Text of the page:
We Are Called to be Holy, Sermon 03/24/2019

Ps. 51:1-19; Heb. 12:1-13

Today is the 3rd Sunday in Lent. Lent is a pilgrimage with Jesus to suffering and death. If we expect to rise with Christ in newness of life on Easter, we must first die with Him. Lent is a time of learning to deny selfish desires. Before we can rejoice, we must mourn. Before we can live, we must die in Christ. We are required to have fasting, self-denial, extra worship more meditation and, more prayer to the Lord in the season of Lent.

During the season of Lent, we need to examine our spiritual lives, to learn whether we live a Christ-centered life or not.

Jesus’ suffering and death reminds us of God’s holiness.

As God’s children, we are called to be holy and to live for God’s glory.

According to today’s scripture, we need discipline in order to live a godly life. The Scripture says, “Our fathers disciplined us for a little while as they thought best; but God disciplines us for our good, that we may share in His holiness. No discipline seems pleasant at the time, but painful. Later on however, it produces a harvest of righteousness and peace for those who have been trained by it” (Heb. 12:10-110.

There are two positive results from the adversity in our lives. The first result of adversity in our lives is for God to correct us. Adversity and affliction can be a form of discipline God uses in our lives when we need correction. The Bible says, “Let God train you, for He is doing what any loving father does for his children. If God doesn’t punish you when need it, as other fathers punish their sons, then it means that you aren’t really God’s son at all. That you don’t really belong in His family.”

Who loves his child more? The father who allows the child to do what will harm him? Or the one who corrects trains and even punishes the child to help him learn what is right? It’s never pleasant to be corrected and disciplined by God but His discipline is a sign of His love for us.

In Psalm 119:67, David said, “Before I was afflicted I went astray, but now I obey your word.” David testifies that God afflicts us because of His righteousness to get our attention, and to bring us back to obedience.

Not all adversity is God’s discipline for sin, but discipline may be one reason for our suffering. If we are guilty of sin, we need to make confession and learn from our error, so that we may “share in God’s holiness.” So when God corrects us, we must remember the following things….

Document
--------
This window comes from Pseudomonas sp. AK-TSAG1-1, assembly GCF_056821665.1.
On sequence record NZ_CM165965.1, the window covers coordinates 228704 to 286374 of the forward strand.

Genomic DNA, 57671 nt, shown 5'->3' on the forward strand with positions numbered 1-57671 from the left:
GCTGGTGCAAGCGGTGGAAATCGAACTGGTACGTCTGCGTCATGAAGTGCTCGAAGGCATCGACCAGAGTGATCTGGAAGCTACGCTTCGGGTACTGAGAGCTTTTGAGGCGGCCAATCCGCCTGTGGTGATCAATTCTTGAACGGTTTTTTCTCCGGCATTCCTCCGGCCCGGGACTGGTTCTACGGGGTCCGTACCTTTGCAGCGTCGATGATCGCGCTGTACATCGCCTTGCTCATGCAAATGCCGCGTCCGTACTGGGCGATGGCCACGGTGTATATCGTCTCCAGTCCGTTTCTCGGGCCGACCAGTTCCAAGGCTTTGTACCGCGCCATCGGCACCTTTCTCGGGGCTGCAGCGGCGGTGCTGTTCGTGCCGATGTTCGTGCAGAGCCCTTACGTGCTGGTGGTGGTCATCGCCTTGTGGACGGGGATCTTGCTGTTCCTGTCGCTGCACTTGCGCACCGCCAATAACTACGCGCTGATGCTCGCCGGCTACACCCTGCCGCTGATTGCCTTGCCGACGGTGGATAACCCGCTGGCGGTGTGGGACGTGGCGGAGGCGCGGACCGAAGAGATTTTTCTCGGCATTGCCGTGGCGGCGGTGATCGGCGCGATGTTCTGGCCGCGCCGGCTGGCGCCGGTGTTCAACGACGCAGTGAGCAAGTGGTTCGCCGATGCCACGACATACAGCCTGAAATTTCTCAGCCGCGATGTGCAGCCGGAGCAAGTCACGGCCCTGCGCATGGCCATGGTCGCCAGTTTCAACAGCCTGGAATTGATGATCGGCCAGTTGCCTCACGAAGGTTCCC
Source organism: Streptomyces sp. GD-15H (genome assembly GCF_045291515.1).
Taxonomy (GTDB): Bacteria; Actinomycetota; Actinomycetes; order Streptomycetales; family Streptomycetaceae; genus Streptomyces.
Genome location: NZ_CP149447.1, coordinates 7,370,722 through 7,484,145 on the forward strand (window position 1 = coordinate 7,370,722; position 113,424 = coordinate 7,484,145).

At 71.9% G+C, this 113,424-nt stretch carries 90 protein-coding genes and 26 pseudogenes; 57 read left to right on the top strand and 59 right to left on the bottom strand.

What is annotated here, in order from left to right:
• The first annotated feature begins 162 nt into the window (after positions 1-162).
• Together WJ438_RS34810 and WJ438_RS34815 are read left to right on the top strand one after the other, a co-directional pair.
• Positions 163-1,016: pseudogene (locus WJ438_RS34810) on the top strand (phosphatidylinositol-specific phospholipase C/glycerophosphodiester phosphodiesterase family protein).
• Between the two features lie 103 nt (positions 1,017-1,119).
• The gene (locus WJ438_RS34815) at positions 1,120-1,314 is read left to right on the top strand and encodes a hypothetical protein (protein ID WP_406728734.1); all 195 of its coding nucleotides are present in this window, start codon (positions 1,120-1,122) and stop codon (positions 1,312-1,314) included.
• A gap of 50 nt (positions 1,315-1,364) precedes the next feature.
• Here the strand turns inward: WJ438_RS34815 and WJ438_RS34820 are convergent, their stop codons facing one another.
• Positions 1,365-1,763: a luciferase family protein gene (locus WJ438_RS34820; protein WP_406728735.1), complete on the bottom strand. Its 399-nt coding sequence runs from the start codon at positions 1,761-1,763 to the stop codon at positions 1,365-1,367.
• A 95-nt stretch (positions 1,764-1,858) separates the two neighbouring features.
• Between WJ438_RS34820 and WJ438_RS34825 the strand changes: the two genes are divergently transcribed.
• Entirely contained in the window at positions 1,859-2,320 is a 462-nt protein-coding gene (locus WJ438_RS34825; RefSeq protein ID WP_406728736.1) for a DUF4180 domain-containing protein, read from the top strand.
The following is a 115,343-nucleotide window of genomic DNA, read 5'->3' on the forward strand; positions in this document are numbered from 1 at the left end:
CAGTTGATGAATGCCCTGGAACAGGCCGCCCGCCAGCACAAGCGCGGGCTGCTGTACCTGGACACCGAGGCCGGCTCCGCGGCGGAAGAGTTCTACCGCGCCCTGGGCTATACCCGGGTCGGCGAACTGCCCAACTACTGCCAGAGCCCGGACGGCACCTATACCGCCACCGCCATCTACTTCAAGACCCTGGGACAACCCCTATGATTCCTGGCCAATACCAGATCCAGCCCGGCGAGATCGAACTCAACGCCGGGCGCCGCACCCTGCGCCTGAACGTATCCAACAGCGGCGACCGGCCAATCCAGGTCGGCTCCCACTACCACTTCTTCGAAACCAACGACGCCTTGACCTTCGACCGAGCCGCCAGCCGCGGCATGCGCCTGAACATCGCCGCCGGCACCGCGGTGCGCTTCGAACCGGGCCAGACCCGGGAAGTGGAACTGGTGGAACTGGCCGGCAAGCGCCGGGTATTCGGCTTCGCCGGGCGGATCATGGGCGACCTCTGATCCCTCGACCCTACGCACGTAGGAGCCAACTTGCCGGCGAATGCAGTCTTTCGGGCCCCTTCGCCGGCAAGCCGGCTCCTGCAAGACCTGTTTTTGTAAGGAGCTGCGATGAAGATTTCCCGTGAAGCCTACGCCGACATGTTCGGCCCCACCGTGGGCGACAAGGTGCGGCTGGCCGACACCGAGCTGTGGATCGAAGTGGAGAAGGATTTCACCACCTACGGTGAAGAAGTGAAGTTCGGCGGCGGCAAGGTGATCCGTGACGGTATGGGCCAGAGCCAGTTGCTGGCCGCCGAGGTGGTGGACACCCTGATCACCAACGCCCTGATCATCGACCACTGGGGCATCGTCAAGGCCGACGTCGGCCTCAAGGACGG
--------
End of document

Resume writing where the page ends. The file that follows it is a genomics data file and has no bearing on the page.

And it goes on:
*We must not make light of the Lord’s discipline. On the contrary, we must take it seriously and learn from it.

*We must not lose our heart, but accept His discipline with the right attitude.

*Every Christian can expect discipline.

*God disciplines us because He loves us. And God wants us to share in His holiness.

Another result of adversity in our lives is increased depth in our relationship with God. The trials we experience can deepen and develop our faith. But if we see them incorrectly, our experiences of adversity may discourage and depress us and become stumbling blocks to an understanding of God’s will.

In the Old Testament, there is a story about Job. He provides an example of a godly person who suffered greatly. He lost his family, his possessions-even his health. Recognizing the place of adversity in the believer’s life, Job declared, “Shall we accept good from God and not trouble?” Through days and weeks of testing, trial and tribulation, Job began to see himself as God saw him. He learned that when nothing else was left, he had God and that was enough.

Through suffering, we learn that God is enough for our lives and our future. We must love God regardless of whether He allows blessing or suffering to come to us. Testing is difficult, but the result is a deeper relationship with God. When we endure the testing of our faith we will experience God’s great rewards in the end. Although God is present everywhere, at
times he may seem far away. This may cause us to feel alone and to doubt God’s care for us. We should serve God for who he is, not what we feel. God is sufficient, we must hold on to him. We are to serve God for who he is, not what we feel.

I Peter 1:7 says, “These trials are only to test your faith to see whether or not it is strong and pure. It is being tested as fire tests gold and purifies it and your faith is far more precious to God than mere gold; so if your faith remains strong after being tried in the test tube of fiery trials, it will bring you much praise and glory and honor on the day of His return.”

Trials teach us patience and help us grow to be the kind of people God wants us to be. In the midst of our own sufferings and difficulties, we can be comforted with the realization that God never leaves us to ourselves. As a concerned and loving Father, He oversees the challenges His children face. If we, as imitators of the Master, our Savior, Let us learn to welcome the trials that come our way, to rejoice in suffering, to give thanks for God’s holy work in our lives then we will see the positive results of that adversity. We will grow in discipline and in obedience. We will be a demonstration of the love and grace of God to those around us.


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